While the Golden Dawn case is ongoing in 2018, the party claims to have had a renewed surge in support following the election of US President Donald Trump.
“Trump’s policies have given us a new wind of support,” Elias Panagiotaros, a leading light of the far-right party and an MP in Athens, told The Independent. “It’s validating and reinforcing our nationalistic and patriotic policies – policies that we have been advocating for years. We should follow Trump’s beat. We shouldn’t leave Greece like an open field for migrants to come and go as they want.
“We should reclaim our country and our interests and put them first, just like Trump.”
Given Greece’s history of opposing fascist movements, Lamprou believes martial arts goes far beyond a purely practical purpose of self-defence, and is capable of imparting discipline and tolerance for incoming migrants and other ethnic minorities present in Greece.
“The years of crisis in Greece revealed the huge problem of fascism,” Lamprou explained. “One of the many things that you can do to oppose fascism is to teach people to have respect, compassion, and solidarity for those that are different to us.
“This is another goal of martial arts and especially Muay Thai — respect and compassion.”
Martial Arts: A Double Edged Sword
If you ask Lamprou about the role of martial arts in the anti-fascist movement, he would inform you that Greece has a long history of fighting Nazis. The mass killings of Greek jews, communists, and social democrats created an environment ripe for resistance and paved the way for decades of clashes between the far-right and the left. In short, Greek anti-fascism arose from the destruction caused by fascism — an violent antidote to combat radical authoritarianism.
“Anyone should be ready to defend himself or his beloved ones against fascists attacks.”
However, while martial arts have proven to be an instrument for combating fascism in countries like Greece, they can also be a weapon for those looking to promote their neo-Nazi ideologies through combat sports across Europe and the Russian Federation. This was the case with Russian mixed martial arts apparel company and fight club, White Rex.
Founded in 2008, White Rex is a Russian clothing brand that appeals to fans of combat sports. The company produces shirts, hoodies, pants, sports gear, and other items branded with fascist and neo-Nazi symbols. Occasionally, the symbols are disguised, but not always; indeed, they have produced t-shirts that clearly show the black sun and swastika amalgamated into a single symbol. Some of the White Rex shirts openly state slogans such as “Zero Tolerance,” “Angry Europeans,” and “White Rex Against Tolerance.” Others, including women’s wear, sport symbols such as “88,” which stands for “Heil Hitler.”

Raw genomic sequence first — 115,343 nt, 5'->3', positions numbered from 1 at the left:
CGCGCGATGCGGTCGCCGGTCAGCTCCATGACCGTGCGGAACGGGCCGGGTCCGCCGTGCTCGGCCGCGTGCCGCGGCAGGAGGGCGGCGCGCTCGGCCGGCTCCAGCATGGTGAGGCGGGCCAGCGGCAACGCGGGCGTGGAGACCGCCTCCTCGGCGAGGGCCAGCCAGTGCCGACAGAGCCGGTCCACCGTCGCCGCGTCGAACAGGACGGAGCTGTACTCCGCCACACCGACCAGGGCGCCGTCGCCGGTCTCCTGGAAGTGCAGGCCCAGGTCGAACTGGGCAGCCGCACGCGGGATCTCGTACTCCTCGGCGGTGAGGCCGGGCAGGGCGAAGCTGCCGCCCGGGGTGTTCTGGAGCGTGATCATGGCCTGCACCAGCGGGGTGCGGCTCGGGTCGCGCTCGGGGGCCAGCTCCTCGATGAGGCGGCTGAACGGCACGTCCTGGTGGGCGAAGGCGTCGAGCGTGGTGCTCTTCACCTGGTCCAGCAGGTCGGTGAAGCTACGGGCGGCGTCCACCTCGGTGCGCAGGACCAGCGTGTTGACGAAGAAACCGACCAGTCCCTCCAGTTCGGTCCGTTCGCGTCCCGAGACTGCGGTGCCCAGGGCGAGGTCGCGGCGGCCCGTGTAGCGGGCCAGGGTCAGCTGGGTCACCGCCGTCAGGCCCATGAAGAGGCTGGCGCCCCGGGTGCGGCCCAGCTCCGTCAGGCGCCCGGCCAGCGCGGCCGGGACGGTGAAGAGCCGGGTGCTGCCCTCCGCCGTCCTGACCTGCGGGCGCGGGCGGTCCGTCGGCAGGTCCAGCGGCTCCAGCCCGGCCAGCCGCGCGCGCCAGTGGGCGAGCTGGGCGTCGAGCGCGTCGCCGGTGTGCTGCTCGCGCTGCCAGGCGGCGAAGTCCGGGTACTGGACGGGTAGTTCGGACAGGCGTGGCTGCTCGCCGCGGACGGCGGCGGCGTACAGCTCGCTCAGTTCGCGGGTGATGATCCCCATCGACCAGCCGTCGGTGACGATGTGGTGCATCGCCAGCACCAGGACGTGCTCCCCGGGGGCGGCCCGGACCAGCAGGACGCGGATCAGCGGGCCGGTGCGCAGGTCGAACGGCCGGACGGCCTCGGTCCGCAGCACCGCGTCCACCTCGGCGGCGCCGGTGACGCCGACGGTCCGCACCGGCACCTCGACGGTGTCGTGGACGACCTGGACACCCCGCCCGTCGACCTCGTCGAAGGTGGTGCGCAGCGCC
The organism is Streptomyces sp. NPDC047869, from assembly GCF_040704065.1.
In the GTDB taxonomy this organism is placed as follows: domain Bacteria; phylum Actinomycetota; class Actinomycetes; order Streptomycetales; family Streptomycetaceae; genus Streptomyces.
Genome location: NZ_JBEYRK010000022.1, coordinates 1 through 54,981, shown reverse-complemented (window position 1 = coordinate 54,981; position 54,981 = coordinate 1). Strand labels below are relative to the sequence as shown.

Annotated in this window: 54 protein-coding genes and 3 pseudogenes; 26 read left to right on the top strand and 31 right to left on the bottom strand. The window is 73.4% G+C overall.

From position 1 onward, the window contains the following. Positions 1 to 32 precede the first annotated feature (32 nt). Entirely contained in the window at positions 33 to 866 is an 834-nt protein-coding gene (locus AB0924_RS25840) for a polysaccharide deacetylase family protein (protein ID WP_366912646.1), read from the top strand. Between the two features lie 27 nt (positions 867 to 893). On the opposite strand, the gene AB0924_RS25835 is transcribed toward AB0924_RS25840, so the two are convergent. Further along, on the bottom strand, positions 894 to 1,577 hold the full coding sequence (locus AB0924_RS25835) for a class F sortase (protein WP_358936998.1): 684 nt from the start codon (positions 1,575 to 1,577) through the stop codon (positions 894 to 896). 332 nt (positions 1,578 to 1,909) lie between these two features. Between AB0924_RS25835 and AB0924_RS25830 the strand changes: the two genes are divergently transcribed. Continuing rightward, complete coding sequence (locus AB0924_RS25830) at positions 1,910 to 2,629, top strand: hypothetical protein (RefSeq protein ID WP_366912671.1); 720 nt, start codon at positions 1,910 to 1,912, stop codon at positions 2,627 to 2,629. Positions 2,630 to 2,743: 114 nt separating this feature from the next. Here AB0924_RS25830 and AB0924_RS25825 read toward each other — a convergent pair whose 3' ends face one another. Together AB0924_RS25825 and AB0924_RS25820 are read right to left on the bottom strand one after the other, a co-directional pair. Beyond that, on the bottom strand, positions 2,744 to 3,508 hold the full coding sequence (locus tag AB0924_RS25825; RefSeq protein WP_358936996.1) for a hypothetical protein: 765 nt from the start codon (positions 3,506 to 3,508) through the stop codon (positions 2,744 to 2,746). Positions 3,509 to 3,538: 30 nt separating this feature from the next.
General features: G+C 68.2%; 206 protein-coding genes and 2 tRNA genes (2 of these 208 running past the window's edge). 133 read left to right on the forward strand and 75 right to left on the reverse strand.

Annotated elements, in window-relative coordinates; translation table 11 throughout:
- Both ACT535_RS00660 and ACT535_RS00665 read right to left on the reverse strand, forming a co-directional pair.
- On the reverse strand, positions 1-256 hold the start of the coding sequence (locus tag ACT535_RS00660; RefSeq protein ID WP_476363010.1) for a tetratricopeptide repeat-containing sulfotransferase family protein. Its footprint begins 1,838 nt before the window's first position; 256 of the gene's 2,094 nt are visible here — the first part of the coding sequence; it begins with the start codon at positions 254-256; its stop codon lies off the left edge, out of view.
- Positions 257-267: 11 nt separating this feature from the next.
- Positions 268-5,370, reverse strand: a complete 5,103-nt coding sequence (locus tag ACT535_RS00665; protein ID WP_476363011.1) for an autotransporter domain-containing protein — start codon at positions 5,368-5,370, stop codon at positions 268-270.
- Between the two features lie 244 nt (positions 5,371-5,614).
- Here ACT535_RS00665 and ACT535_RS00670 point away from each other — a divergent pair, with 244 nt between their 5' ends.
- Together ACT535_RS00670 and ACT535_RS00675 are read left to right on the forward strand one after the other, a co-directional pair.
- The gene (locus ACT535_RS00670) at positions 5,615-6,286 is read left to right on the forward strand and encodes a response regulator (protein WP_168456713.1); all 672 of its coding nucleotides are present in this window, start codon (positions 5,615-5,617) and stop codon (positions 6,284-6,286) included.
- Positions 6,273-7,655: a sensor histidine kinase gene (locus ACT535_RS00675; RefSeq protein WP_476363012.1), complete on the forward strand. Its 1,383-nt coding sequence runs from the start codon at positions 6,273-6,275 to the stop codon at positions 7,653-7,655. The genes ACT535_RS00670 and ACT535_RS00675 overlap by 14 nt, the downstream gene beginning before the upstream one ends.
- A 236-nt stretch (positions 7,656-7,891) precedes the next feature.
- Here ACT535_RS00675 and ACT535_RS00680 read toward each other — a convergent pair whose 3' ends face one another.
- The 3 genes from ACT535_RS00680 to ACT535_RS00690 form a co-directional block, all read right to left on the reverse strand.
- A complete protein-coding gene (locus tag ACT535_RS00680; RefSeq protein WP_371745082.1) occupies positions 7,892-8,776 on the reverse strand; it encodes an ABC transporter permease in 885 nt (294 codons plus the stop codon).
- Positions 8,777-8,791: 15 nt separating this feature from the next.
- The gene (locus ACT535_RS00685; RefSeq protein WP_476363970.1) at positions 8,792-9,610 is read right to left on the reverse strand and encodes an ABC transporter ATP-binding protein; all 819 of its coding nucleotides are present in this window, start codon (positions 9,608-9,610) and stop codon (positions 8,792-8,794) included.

White Rex, acting under the guise of an MMA lifestyle brand, reportedly funds far-right groups and bands with revenue from their sales, and even trains neo-Nazi thugs in martial arts and unarmed combat. Their continued existence raises questions about use of mixed martial arts as a medium for white supremacy. Therefore, the inherently violent nature of combat sports arguably provides an effective medium to both promote and combat equally violent ideologies.
While there is potential for martial arts to be used as a tool for violence on both sides, Lamprou believes the end justifies the means.
“Historically and socially, there is only one way to deal with fascism…violence.”
While Lamprou’s statement carries historical significance, he admits that his ideology is far more complex than simply teaching physical training to a new generation of Greek youth. According to the anarchist, “it is necessary to establish a martial arts camp without fascists or sexists” in order to rid his gym of toxic principles and systems of ideals and beliefs.
The historical relationship between anarchism and feminism is a complicated one. Some anarchist movements are blind to patriarchal oppression despite their staunch anti-authoritarian stances, while others have shown sympathy to the plight of women who opposed male-dominated societies. Even renowned fantasy author Ursula K. LeGuin argued that “anarchy has historically been identified as female” because “men have reserved the structures of social powers to themselves.” This interesting correlation between anti-authoritarianism and feminism continues to develop in countries where far-right groups have become more active. This is evident with Lamprou, who sees an important correlation between fighting fascism and promoting equality for all.
“Physical training is very intense but also I try to be an example of correct behaviour,” he said. “I don’t like macho fighters, so I also try to make my gym a place where all would be treated equally. Anyone who can’t accept those rules won’t find a place inside White Tiger.”
Apart from fighting the patriarchy in his gym, Lamprou teaches his students to deny platforms to fascists. He does not allow them to complete in matches against opponents who either support or are affiliated to far-right movements such as Golden Dawn. Unlike Russia’s White Rex promotion, which regularly pitted its toughest racists and far-right fighters against migrants and minorities, Lamprou refuses to provide his enemies a platform to spread their propaganda. He believes martial arts can never belong to the fascists. The ring is for teaching respect and discipline, while the streets are for confronting fascists.
“You can’t separate anti-fascism from the bigger view of things that happened socially in Europe, America or even further. Historically, the state used fascism as a useful tool to hold back progressive changes. We need to overcome these obstacles in order to clearly see the way to personal or social emancipation.”
With a politicized perspective of the world around him, Lamprou makes no attempt to hide his hatred for oppression, as well as his willingness to combat it using the resources available to him. While aware that his choices are controversial to those who believe sports and politics should remain separate, he refuses to turn his gym into an apolitical space.
“I’ve been an anarchist for the last 25 years and I will not change my true self in order to be a “good businessman”.”